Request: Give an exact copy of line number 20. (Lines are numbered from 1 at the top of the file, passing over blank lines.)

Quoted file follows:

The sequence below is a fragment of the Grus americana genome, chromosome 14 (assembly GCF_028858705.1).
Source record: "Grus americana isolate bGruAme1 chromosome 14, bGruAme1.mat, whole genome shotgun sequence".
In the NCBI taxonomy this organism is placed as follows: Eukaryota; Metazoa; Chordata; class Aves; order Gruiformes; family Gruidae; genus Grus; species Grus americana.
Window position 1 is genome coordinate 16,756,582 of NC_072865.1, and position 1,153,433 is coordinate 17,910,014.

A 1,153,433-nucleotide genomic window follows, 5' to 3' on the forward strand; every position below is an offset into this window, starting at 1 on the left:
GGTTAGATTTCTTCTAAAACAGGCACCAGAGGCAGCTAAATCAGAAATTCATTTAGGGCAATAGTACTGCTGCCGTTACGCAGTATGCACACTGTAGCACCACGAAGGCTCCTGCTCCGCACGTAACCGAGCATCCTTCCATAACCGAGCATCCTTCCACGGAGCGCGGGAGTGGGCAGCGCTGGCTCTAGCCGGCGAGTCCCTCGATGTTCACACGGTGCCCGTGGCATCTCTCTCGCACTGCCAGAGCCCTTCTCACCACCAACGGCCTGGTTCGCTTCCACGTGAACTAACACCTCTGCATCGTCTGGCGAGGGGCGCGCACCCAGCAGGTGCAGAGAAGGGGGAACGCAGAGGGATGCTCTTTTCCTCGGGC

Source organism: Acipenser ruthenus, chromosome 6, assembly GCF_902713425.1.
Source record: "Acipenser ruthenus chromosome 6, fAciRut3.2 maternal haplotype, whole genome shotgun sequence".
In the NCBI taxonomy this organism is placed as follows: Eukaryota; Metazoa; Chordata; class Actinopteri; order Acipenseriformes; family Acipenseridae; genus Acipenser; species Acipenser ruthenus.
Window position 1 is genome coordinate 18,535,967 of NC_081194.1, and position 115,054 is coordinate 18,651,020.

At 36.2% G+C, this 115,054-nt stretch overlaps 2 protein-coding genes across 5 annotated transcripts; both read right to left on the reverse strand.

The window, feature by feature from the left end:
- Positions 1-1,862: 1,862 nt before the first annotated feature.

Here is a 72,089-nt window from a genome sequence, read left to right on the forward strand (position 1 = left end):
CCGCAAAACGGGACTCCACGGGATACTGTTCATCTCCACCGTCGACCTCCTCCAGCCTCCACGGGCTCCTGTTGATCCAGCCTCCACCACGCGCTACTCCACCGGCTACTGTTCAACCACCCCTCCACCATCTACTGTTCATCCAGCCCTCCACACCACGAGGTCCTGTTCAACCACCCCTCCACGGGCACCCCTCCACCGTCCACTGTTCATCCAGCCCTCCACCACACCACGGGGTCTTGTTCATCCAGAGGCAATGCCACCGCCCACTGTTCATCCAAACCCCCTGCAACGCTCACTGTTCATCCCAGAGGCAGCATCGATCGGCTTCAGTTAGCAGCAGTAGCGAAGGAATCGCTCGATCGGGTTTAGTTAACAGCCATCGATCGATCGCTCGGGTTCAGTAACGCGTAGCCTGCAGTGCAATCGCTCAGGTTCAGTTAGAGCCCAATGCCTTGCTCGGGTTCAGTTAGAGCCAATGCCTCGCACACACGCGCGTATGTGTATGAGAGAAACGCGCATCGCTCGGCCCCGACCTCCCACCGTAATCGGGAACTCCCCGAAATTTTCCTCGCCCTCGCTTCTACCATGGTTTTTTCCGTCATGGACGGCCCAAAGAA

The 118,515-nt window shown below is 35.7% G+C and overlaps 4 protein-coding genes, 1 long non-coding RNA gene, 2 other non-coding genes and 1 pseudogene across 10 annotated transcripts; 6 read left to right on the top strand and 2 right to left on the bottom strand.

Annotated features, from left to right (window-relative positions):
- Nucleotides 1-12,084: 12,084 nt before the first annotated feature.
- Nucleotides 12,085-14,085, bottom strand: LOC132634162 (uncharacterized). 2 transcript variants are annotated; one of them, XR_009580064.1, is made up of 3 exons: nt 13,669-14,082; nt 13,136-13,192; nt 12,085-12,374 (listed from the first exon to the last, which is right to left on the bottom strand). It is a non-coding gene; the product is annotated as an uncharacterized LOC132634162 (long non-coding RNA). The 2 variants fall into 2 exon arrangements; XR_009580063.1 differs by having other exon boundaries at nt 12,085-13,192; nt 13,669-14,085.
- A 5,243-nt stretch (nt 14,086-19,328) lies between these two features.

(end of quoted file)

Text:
- A 5,243-nt stretch (nt 14,086-19,328) lies between these two features.